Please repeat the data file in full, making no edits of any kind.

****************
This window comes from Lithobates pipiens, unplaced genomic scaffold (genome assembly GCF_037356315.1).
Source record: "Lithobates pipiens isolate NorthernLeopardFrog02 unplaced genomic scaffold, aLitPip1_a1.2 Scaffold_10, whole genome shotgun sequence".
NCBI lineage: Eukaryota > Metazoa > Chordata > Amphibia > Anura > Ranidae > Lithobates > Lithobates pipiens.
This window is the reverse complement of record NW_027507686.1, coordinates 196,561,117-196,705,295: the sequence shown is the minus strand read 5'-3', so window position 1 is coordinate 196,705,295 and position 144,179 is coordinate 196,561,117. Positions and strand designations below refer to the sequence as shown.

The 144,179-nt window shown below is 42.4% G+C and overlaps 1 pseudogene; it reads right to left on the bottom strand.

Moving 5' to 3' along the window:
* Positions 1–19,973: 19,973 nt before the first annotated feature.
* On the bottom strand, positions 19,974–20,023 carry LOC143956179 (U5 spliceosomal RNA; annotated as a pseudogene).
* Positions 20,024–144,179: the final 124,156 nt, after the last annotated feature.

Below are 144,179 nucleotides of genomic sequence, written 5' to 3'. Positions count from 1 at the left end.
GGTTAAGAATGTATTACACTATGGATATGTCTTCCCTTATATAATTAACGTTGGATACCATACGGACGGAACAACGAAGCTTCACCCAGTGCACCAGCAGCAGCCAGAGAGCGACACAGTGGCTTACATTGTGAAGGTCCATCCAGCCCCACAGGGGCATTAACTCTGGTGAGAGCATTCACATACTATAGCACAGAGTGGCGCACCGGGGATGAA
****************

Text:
This window comes from Lithobates pipiens, unplaced genomic scaffold (genome assembly GCF_037356315.1).
Source record: "Lithobates pipiens isolate NorthernLeopardFrog02 unplaced genomic scaffold, aLitPip1_a1.2 Scaffold_10, whole genome shotgun sequence".
NCBI lineage: Eukaryota > Metazoa > Chordata > Amphibia > Anura > Ranidae > Lithobates > Lithobates pipiens.
This window is the reverse complement of record NW_027507686.1, coordinates 196,561,117-196,705,295: the sequence shown is the minus strand read 5'-3', so window position 1 is coordinate 196,705,295 and position 144,179 is coordinate 196,561,117. Positions and strand designations below refer to the sequence as shown.

The 144,179-nt window shown below is 42.4% G+C and overlaps 1 pseudogene; it reads right to left on the bottom strand.

Moving 5' to 3' along the window:
* Positions 1–19,973: 19,973 nt before the first annotated feature.
* On the bottom strand, positions 19,974–20,023 carry LOC143956179 (U5 spliceosomal RNA; annotated as a pseudogene).
* Positions 20,024–144,179: the final 124,156 nt, after the last annotated feature.

Below are 144,179 nucleotides of genomic sequence, written 5' to 3'. Positions count from 1 at the left end.
GGTTAAGAATGTATTACACTATGGATATGTCTTCCCTTATATAATTAACGTTGGATACCATACGGACGGAACAACGAAGCTTCACCCAGTGCACCAGCAGCAGCCAGAGAGCGACACAGTGGCTTACATTGTGAAGGTCCATCCAGCCCCACAGGGGCATTAACTCTGGTGAGAGCATTCACATACTATAGCACAGAGTGGCGCACCGGGGATGAA